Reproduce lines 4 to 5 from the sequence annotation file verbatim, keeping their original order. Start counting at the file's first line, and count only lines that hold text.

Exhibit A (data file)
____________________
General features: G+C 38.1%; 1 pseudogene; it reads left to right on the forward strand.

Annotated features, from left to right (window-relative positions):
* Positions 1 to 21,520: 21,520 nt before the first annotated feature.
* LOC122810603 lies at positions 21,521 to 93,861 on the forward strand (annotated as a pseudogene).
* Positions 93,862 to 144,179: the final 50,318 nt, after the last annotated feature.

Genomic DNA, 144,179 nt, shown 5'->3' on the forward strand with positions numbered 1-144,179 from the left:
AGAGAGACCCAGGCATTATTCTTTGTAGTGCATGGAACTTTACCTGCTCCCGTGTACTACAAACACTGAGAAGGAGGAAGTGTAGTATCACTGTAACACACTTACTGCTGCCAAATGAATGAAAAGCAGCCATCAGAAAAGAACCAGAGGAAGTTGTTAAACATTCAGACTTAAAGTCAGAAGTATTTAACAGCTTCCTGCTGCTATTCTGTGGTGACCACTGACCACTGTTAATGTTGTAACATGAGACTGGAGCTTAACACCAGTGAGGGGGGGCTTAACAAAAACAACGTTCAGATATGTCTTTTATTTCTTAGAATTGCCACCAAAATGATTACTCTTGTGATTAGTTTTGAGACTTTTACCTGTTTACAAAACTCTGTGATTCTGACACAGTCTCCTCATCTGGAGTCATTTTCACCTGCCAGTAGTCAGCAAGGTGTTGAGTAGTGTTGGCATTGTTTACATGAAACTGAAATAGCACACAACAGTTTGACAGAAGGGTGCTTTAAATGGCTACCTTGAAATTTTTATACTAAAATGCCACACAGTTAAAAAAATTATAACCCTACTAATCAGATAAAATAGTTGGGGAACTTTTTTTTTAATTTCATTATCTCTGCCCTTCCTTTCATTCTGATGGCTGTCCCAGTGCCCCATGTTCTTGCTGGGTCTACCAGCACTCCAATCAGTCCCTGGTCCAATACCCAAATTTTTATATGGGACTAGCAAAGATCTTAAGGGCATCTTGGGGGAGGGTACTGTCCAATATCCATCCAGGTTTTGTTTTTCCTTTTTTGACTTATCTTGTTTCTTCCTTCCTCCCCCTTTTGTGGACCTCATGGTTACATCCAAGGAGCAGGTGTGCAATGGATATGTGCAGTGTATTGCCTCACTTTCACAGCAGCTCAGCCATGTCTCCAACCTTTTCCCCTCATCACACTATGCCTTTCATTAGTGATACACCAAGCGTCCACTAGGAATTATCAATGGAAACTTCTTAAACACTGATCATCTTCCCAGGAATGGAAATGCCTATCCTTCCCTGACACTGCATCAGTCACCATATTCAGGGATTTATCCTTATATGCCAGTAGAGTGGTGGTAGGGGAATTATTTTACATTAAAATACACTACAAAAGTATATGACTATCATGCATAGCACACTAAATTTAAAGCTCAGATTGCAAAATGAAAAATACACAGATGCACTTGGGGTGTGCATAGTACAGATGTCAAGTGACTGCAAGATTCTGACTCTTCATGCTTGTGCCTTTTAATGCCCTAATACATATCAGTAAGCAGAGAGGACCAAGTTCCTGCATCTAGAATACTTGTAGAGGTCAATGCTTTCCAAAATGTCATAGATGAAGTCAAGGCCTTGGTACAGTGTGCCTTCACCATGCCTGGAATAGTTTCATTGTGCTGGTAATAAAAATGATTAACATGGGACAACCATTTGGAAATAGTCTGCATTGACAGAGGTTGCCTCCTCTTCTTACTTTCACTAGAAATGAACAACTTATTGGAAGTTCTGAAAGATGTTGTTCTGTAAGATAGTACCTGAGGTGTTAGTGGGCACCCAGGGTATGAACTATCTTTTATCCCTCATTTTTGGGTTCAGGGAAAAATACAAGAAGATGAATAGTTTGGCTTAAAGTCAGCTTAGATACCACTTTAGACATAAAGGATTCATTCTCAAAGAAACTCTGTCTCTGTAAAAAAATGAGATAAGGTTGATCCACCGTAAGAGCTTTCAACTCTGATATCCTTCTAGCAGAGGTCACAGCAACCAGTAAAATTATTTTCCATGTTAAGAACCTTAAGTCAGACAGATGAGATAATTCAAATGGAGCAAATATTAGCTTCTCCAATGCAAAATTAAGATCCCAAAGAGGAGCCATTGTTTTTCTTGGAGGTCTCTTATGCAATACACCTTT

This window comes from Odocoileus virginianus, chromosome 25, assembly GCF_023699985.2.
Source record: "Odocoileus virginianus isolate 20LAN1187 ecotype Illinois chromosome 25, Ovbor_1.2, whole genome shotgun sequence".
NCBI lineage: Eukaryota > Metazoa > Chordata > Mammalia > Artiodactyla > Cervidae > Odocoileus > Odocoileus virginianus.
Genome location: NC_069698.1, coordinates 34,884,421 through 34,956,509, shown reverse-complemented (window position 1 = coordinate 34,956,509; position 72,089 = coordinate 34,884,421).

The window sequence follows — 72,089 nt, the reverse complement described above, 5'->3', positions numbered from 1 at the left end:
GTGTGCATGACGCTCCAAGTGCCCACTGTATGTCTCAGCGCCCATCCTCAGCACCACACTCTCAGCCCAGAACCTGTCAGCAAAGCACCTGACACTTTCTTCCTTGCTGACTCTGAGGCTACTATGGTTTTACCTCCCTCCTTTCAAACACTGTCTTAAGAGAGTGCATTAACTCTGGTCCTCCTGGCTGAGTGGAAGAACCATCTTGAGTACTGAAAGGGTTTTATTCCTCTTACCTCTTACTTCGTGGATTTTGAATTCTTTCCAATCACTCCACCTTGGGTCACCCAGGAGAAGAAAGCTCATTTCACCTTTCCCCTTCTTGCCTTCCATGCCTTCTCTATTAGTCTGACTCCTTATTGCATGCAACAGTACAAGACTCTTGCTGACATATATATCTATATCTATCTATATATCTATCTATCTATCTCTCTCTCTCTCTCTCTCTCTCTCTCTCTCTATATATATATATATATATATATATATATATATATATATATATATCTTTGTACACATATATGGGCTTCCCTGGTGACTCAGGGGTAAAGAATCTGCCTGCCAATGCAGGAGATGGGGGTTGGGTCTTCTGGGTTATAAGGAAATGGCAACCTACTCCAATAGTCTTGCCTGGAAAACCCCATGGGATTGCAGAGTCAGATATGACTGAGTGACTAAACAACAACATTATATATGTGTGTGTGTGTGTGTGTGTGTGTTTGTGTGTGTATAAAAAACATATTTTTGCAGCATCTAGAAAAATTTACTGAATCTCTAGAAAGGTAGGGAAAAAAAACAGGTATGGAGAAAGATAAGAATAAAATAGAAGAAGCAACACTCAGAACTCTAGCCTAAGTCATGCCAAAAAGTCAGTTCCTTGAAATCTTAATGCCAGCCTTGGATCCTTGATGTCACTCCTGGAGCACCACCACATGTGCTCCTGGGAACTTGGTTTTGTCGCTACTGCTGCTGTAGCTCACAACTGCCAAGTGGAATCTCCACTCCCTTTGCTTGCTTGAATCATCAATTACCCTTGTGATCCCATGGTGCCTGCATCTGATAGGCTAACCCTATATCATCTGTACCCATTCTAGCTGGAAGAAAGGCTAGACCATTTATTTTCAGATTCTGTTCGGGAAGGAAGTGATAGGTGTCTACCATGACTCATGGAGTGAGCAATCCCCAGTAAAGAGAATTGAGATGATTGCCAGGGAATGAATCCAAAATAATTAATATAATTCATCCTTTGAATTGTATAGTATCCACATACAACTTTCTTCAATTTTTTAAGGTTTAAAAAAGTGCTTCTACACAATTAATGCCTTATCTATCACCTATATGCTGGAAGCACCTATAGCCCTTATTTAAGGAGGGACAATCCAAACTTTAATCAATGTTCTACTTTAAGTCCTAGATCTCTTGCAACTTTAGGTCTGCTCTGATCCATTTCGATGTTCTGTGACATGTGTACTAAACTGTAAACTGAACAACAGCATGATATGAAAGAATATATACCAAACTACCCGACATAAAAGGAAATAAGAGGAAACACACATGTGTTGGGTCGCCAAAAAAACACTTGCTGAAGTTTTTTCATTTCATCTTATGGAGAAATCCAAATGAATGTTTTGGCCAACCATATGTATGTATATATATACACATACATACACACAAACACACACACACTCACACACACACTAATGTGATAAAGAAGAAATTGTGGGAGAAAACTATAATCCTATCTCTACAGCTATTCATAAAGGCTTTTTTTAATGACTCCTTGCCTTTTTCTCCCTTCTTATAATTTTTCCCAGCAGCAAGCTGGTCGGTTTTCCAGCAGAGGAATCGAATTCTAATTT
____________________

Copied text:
* LOC122810603 lies at positions 21,521 to 93,861 on the forward strand (annotated as a pseudogene).
* Positions 93,862 to 144,179: the final 50,318 nt, after the last annotated feature.